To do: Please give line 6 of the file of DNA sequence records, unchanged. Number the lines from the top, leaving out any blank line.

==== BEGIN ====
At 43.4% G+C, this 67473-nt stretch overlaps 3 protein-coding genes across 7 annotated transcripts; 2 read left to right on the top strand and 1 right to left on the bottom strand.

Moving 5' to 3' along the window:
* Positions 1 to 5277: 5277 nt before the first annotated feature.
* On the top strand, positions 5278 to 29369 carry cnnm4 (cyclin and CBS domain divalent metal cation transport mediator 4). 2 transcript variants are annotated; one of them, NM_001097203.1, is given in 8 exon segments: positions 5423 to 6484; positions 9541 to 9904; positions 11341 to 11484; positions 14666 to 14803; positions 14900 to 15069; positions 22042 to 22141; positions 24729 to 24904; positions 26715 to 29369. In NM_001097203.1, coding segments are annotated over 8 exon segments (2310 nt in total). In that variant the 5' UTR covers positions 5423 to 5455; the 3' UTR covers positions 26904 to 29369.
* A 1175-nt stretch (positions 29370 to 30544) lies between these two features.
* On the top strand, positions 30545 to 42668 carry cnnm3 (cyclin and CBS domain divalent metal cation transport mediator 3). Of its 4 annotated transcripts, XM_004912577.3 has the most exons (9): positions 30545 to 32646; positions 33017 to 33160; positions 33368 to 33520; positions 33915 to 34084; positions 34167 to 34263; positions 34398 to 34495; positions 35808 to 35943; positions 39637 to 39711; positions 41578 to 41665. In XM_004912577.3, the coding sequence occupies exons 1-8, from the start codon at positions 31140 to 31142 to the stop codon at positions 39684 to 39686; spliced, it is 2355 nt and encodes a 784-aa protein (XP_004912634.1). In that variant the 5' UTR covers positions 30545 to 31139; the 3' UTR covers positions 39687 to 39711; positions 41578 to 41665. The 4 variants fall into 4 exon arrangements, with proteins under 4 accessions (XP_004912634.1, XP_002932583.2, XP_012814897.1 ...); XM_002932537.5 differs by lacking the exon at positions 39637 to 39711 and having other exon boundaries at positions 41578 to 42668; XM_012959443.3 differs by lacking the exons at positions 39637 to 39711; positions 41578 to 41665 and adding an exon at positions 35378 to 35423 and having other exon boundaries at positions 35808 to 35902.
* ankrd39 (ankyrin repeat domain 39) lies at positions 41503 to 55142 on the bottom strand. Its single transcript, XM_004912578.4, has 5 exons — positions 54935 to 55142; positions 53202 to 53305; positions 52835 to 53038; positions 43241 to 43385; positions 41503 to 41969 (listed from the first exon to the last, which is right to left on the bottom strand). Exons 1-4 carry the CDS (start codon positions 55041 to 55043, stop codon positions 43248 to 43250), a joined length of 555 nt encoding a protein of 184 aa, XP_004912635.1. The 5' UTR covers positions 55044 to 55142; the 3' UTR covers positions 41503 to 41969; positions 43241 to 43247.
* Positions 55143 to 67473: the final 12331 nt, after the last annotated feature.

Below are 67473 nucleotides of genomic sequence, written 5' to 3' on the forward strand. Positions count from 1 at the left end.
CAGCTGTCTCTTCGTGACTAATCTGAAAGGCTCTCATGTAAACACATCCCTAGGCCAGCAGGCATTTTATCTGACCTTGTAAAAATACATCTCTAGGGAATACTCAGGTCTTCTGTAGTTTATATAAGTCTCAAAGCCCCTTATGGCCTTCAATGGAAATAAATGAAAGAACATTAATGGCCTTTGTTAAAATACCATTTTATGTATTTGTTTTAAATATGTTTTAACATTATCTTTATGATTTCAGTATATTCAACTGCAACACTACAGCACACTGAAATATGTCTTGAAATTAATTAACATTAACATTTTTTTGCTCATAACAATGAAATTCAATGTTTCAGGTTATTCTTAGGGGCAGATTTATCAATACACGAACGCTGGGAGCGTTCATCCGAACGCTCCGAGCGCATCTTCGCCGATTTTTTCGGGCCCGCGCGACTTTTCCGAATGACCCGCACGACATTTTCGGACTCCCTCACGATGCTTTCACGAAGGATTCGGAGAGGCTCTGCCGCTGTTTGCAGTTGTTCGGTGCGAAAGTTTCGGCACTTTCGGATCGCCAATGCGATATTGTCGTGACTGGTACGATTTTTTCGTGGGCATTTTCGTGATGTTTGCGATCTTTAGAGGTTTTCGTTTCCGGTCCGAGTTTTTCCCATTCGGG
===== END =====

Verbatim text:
* On the top strand, positions 30545 to 42668 carry cnnm3 (cyclin and CBS domain divalent metal cation transport mediator 3). Of its 4 annotated transcripts, XM_004912577.3 has the most exons (9): positions 30545 to 32646; positions 33017 to 33160; positions 33368 to 33520; positions 33915 to 34084; positions 34167 to 34263; positions 34398 to 34495; positions 35808 to 35943; positions 39637 to 39711; positions 41578 to 41665. In XM_004912577.3, the coding sequence occupies exons 1-8, from the start codon at positions 31140 to 31142 to the stop codon at positions 39684 to 39686; spliced, it is 2355 nt and encodes a 784-aa protein (XP_004912634.1). In that variant the 5' UTR covers positions 30545 to 31139; the 3' UTR covers positions 39687 to 39711; positions 41578 to 41665. The 4 variants fall into 4 exon arrangements, with proteins under 4 accessions (XP_004912634.1, XP_002932583.2, XP_012814897.1 ...); XM_002932537.5 differs by lacking the exon at positions 39637 to 39711 and having other exon boundaries at positions 41578 to 42668; XM_012959443.3 differs by lacking the exons at positions 39637 to 39711; positions 41578 to 41665 and adding an exon at positions 35378 to 35423 and having other exon boundaries at positions 35808 to 35902.